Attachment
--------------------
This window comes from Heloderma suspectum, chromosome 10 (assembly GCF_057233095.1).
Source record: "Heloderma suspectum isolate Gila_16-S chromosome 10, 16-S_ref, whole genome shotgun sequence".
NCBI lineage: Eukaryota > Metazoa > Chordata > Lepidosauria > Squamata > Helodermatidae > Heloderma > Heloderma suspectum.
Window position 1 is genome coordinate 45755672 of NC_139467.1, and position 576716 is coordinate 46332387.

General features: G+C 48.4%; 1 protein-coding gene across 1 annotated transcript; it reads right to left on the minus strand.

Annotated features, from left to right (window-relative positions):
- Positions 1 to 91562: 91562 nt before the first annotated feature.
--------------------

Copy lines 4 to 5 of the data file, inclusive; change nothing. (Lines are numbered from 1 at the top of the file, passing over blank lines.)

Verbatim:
Window position 1 is genome coordinate 45755672 of NC_139467.1, and position 576716 is coordinate 46332387.

General features: G+C 48.4%; 1 protein-coding gene across 1 annotated transcript; it reads right to left on the minus strand.